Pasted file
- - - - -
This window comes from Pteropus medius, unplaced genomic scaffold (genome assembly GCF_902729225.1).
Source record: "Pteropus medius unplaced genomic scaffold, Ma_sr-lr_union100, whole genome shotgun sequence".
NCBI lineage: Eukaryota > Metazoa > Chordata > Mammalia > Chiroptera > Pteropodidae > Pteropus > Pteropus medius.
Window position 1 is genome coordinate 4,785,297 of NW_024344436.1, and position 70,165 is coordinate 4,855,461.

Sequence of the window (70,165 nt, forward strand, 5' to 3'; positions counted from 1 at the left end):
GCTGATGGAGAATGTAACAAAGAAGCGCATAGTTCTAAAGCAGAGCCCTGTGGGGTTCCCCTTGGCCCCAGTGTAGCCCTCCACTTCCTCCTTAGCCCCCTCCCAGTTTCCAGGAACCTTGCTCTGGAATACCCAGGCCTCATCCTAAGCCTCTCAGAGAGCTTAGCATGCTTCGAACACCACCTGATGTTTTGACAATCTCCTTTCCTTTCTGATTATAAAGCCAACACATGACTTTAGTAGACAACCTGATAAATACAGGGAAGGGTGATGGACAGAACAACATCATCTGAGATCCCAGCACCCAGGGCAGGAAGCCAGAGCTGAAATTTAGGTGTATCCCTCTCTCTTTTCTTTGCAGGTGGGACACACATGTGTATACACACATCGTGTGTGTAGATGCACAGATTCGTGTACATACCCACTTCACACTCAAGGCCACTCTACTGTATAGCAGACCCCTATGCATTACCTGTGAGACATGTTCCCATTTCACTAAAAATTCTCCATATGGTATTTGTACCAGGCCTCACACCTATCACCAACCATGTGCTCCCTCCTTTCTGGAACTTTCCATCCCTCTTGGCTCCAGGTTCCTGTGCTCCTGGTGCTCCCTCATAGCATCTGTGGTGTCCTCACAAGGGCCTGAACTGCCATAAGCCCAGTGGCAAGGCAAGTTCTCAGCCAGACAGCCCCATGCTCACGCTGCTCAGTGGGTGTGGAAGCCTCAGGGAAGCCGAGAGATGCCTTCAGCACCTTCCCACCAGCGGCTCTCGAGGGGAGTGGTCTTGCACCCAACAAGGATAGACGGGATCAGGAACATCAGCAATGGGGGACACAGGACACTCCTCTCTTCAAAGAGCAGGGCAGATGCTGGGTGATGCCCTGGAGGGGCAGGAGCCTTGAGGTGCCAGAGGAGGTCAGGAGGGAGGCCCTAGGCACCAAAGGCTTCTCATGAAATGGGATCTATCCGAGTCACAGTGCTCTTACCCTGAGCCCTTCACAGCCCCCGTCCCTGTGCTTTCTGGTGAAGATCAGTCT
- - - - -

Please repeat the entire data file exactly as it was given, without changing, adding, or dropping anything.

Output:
This window comes from Pteropus medius, unplaced genomic scaffold (genome assembly GCF_902729225.1).
Source record: "Pteropus medius unplaced genomic scaffold, Ma_sr-lr_union100, whole genome shotgun sequence".
NCBI lineage: Eukaryota > Metazoa > Chordata > Mammalia > Chiroptera > Pteropodidae > Pteropus > Pteropus medius.
Window position 1 is genome coordinate 4,785,297 of NW_024344436.1, and position 70,165 is coordinate 4,855,461.

Sequence of the window (70,165 nt, forward strand, 5' to 3'; positions counted from 1 at the left end):
GCTGATGGAGAATGTAACAAAGAAGCGCATAGTTCTAAAGCAGAGCCCTGTGGGGTTCCCCTTGGCCCCAGTGTAGCCCTCCACTTCCTCCTTAGCCCCCTCCCAGTTTCCAGGAACCTTGCTCTGGAATACCCAGGCCTCATCCTAAGCCTCTCAGAGAGCTTAGCATGCTTCGAACACCACCTGATGTTTTGACAATCTCCTTTCCTTTCTGATTATAAAGCCAACACATGACTTTAGTAGACAACCTGATAAATACAGGGAAGGGTGATGGACAGAACAACATCATCTGAGATCCCAGCACCCAGGGCAGGAAGCCAGAGCTGAAATTTAGGTGTATCCCTCTCTCTTTTCTTTGCAGGTGGGACACACATGTGTATACACACATCGTGTGTGTAGATGCACAGATTCGTGTACATACCCACTTCACACTCAAGGCCACTCTACTGTATAGCAGACCCCTATGCATTACCTGTGAGACATGTTCCCATTTCACTAAAAATTCTCCATATGGTATTTGTACCAGGCCTCACACCTATCACCAACCATGTGCTCCCTCCTTTCTGGAACTTTCCATCCCTCTTGGCTCCAGGTTCCTGTGCTCCTGGTGCTCCCTCATAGCATCTGTGGTGTCCTCACAAGGGCCTGAACTGCCATAAGCCCAGTGGCAAGGCAAGTTCTCAGCCAGACAGCCCCATGCTCACGCTGCTCAGTGGGTGTGGAAGCCTCAGGGAAGCCGAGAGATGCCTTCAGCACCTTCCCACCAGCGGCTCTCGAGGGGAGTGGTCTTGCACCCAACAAGGATAGACGGGATCAGGAACATCAGCAATGGGGGACACAGGACACTCCTCTCTTCAAAGAGCAGGGCAGATGCTGGGTGATGCCCTGGAGGGGCAGGAGCCTTGAGGTGCCAGAGGAGGTCAGGAGGGAGGCCCTAGGCACCAAAGGCTTCTCATGAAATGGGATCTATCCGAGTCACAGTGCTCTTACCCTGAGCCCTTCACAGCCCCCGTCCCTGTGCTTTCTGGTGAAGATCAGTCT